Specifies limit (an integer value) on the number of outstanding DNS queries. The API will block itself from sending more queries if it is about to exceed this value, and instead keep those queries in an internal queue. The a value of 0 indicates that the number of outstanding DNS queries is unlimited.


Specifies whether or not DNS queries follow redirects. The value must be one of getdns.GETDNS_REDIRECTS_FOLLOW for normal following of redirects though CNAME and DNAME; or getdns.GETDNS_REDIRECTS_DO_NOT_FOLLOW to cause any lookups that would have gone through CNAME and DNAME to return the CNAME or DNAME, not the eventual target.


The value of dns_root_servers is a list of dictionaries containing addresses to be used for looking up top-level domains. Each dict in the list contains two key-value pairs:

  • address_data: a string representation of an IPv4 or IPv6 address
  • address_type: either the string “IPv4” or “IPv6”

For example, the addresses list could look like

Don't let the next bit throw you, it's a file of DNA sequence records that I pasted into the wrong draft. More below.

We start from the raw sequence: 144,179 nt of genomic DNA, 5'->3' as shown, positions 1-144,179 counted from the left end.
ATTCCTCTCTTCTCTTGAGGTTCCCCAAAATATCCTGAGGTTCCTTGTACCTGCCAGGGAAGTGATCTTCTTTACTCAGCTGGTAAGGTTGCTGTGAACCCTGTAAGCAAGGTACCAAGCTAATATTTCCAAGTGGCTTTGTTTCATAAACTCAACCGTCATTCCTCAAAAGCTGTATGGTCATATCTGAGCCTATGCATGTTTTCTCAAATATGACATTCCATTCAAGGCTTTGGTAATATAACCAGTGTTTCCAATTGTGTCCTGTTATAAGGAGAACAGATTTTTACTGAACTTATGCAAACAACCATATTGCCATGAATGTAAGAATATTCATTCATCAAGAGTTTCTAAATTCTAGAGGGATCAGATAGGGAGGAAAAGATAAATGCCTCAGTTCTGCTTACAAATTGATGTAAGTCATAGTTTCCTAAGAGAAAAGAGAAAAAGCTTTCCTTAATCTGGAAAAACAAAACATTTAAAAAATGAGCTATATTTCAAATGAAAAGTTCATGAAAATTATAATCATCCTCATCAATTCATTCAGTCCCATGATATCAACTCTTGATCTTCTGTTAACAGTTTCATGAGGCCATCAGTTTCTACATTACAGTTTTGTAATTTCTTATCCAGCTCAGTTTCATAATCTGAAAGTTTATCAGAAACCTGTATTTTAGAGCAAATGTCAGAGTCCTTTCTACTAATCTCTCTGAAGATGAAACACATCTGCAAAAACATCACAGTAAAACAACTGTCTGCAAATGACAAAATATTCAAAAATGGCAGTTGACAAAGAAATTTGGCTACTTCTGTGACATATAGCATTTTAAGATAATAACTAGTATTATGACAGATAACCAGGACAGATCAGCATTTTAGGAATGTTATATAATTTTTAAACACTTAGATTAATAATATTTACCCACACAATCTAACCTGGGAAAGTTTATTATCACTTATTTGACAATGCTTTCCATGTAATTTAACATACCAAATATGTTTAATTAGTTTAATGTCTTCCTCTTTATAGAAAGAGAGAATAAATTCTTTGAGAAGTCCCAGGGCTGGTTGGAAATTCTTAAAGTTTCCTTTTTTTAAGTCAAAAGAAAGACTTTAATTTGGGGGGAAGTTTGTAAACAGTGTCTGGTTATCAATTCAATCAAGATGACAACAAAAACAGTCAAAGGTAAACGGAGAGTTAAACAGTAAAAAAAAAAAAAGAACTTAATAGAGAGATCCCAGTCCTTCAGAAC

>>> addrs = [ { 'address_data': '2001:7b8:206:1::4:53', 'address_type': 'IPv6' },
...         { 'address_data': '', 'address_type': 'IPv4' } ]
>>> mycontext.dns_root_servers = addrs

Specifies whether to append a suffix to the query string before the API starts resolving a name. Its value must be one of getdns.GETDNS_APPEND_NAME_ALWAYS, getdns.GETDNS_APPEND_NAME_ONLY_TO_SINGLE_LABEL_AFTER_FAILURE, getdns.GETDNS_APPEND_NAME_ONLY_TO_MULTIPLE_LABEL_NAME_AFTER_FAILURE, or getdns.GETDNS_APPEND_NAME_NEVER. This controls whether or not to append the suffix given by suffix.


Its value is a list of strings to be appended based on append_name. The list elements must follow the rules in RFC 4343


Its value is a list of DNSSEC trust anchors, expressed as RDATAs from DNSKEY resource records.